Originally Posted by SalMichaels
About six months ago I switched from Vista to PCLinuxOS, and I loved it, absolutely loved it. But after a couple months, a couple problems that I couldn't solve forced me to go back to Vista. Now, I've learned a little more, and am considering going back, but I could use some advise and maybe some help.
For flawless performance, one must purchase hardware for the OS. Which is what you did when you purchased a Windows-only computer. You will also find that other non-Windows OSs will have problems.
(Interestingly, there have been problems
with vista on this machine too.)
The most effective first step is to try a range of live CD distros. Most variations have them now. Find out which ones run your machine and to what extent. The rest will be about deciding what level of inconvenience you want to put up with for the gains you get.
linux on laptops
only has one gateway in the series, and it isn't yours.
1) There was no power management whatsoever, and my notebook (Gateway MT6458) would get very, very hot, and basically never powered down unless I powered it down.
This is very common. Sadly, many hardware vendors choose to ship non-standard power management and fix the differences in software - for Windows only.
Interestingly, I have heard of power management issues (with gateway laptops) under Vista too.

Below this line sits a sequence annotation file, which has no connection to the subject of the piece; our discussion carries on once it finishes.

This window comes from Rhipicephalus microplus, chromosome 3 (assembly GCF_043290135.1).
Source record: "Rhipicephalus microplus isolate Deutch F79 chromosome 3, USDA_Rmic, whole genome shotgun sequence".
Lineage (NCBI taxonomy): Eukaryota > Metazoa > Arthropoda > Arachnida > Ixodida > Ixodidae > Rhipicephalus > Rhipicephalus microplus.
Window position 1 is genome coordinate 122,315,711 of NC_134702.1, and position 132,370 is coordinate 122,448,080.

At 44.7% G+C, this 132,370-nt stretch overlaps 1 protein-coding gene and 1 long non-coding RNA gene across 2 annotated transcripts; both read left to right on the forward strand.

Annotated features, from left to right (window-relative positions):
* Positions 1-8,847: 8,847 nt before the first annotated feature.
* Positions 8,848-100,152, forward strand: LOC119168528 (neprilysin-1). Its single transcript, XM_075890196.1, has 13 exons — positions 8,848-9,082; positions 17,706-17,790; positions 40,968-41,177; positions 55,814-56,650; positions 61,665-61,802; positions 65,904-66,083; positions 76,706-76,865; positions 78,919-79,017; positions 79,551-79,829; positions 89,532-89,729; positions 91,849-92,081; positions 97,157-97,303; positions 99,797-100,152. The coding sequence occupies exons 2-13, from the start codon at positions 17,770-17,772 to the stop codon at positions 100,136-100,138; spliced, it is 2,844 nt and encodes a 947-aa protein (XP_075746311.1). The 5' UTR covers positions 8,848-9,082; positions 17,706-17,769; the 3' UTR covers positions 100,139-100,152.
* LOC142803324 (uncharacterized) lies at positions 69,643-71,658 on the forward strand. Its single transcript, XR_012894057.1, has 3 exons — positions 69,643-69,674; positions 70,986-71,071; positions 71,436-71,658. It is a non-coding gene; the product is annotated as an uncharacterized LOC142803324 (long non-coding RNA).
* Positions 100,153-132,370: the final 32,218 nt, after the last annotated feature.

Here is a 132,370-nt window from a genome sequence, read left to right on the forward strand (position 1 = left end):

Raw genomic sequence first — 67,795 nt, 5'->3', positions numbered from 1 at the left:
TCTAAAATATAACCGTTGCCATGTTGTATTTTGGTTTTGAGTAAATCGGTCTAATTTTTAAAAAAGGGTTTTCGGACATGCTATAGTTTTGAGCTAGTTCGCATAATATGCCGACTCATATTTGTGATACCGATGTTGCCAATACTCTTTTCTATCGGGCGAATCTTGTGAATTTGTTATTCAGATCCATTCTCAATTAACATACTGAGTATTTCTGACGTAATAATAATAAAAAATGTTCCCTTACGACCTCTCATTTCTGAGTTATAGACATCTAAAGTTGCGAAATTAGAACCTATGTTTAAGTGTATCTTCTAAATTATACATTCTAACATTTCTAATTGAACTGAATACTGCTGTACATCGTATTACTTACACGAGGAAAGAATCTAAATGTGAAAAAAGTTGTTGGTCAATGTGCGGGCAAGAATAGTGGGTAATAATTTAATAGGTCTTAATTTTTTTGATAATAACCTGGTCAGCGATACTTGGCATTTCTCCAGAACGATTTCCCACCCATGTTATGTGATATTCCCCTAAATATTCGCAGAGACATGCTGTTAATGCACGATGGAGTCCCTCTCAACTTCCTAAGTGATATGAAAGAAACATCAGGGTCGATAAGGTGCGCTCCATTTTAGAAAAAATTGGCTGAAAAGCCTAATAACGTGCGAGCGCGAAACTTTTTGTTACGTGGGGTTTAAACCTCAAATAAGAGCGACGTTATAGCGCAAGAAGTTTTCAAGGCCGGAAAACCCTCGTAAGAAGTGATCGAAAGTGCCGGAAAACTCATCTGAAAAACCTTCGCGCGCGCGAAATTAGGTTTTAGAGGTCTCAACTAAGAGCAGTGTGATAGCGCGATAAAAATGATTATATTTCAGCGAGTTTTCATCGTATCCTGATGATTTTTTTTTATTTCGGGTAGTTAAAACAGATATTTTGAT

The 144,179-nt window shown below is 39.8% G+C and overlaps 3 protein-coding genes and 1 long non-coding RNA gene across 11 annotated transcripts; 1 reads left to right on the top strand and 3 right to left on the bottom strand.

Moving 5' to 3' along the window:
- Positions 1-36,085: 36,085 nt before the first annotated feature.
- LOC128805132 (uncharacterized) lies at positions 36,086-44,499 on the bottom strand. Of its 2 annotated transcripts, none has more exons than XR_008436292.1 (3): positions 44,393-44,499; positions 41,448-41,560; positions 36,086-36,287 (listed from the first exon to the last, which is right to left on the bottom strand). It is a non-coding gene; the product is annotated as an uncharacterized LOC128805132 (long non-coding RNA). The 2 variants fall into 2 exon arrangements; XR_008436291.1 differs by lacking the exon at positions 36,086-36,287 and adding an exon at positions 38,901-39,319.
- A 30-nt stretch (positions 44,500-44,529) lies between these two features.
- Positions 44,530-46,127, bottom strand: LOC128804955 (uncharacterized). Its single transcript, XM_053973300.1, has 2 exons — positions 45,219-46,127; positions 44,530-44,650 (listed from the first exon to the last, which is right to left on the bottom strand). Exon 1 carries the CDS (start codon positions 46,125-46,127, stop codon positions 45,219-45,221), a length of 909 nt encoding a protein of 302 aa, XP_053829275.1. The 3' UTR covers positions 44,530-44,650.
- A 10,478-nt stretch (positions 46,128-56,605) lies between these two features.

Fixing ACPI usually means getting the latest kernel, and editing the DSDT. But your machine has been out long enough that the latest kernel may just be able to handle it now. Depends how many kernel hackers have one of these, and how many good beg reports the acpi team get.
If all else fails, running "noacpi" will switch the fan on all the time, so at least you won't overheat the cpu.
2) The wireless card (Marvell) would never work; The OS never talked to it, and so I never had wireless. I tried everything that was recommeneded, and it was a constant dead end.
We need to know the exact wireless card.
Looks like it is a Marvell TOPDOG PCI-Express 802.11n Wireless Adapter [EC85] ... please confirm.
Many cards do not work or require proprietary firmware in the post-install. The most effective workaround is to purchase a linux-compatible dongle.
Windows makes you jump through hoops
for this one too.
In linux you can use the madwifi drivers, or the latest windows one from gateway with ndiswrapper.
3) I couldn't use S-Video. Getting this damn thing to work on vista is hard enough, but I had very little luck getting it to work on Linux. I had to download ATI Catalyst Control center, which got me close - but no cigar.
So the laptop uses an ATI video card - which one?
You may yet need fglrx - and some xorg configuration, though most ATI features wll work with the free-software radeon driver these days. Some distros will autoconfigure the svideo output in cloned mode by default.
To make the most of TV outputs, you can try some of the media-center apps.
I really wanna get into linux and stay there, I just can't do it unless these problems are solved or, at least, solvable.
Ahhh, well, solveable
is a different kettle of piranas! It's all solveable, you have the source code - go for it
The manufacturers won't like you reverse engineering their stuff but.
The first step is to look for something fairly recent and main-stream, and install it.
Do a write-up for Linux on Laptops, and file bug reports down the appropriate channels. This sort of thing really helps.